The other day, I was surprised to see an ad for a book published fairly recently regarding Kitty Genovese, a woman murdered as bystanders watched in Queens, New York, in 1964. This case was so notorious for its study of human behavior (Why would witnesses fail to act?) that people have analyzed the event for decades. Most adults know the name and reference without blinking.
But what about younger people? A Psychology 101 undergraduate may have never heard about the case. To that student, Kitty Genovese and the question of bystander apathy are fresh news.
Nothing new under the sun
As you write your book, consider that your topic may be well-tread. Most issues are. For instance, I searched Amazon for books for a “new mother” and received over 60,000 results. Searches for “car repair” books yielded the same. Apparently, Amazon tops out at around 60,000 results.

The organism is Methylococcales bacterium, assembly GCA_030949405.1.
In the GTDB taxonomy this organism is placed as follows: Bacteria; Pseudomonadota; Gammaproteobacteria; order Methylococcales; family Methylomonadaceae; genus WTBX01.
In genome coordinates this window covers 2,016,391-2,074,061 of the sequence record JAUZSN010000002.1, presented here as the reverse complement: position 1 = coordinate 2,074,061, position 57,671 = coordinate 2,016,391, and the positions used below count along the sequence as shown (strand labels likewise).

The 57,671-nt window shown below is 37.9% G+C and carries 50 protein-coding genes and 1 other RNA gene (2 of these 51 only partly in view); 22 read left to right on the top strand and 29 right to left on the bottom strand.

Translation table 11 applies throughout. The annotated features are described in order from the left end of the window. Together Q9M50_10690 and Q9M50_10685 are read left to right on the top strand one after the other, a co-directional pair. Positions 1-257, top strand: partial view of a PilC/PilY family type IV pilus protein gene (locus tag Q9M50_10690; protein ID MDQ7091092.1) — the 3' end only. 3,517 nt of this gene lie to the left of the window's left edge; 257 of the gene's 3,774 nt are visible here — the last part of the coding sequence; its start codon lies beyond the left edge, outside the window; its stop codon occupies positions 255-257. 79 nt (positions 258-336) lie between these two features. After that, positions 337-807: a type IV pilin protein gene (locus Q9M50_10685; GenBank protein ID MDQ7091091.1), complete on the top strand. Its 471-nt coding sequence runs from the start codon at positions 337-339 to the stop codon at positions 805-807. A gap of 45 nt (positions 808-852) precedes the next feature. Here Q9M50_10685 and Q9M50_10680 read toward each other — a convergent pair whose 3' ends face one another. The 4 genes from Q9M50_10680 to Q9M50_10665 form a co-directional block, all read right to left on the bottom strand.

For fun, I decided to try a more narrow topic. I searched for books on “eyeshadow” and got over 1,000 hits. This search revealed a passionate hatred for blue eyeshadow. I then tried “red lipstick” and got over 1,000 hits. This search shows that red lipstick is both loved and hated. On the day of my search, one book labeled red lipstick an icon, and another called it a menace. I’ll go with iconic, of course!
A compelling new twist
Whether you’re competing against 60,000 or 1,000 books on your subject, write compellingly. If you are the first author they encounter discussing an issue, your readers will be wide-eyed, whether or not they are rocking blue eyeshadow and red lipstick!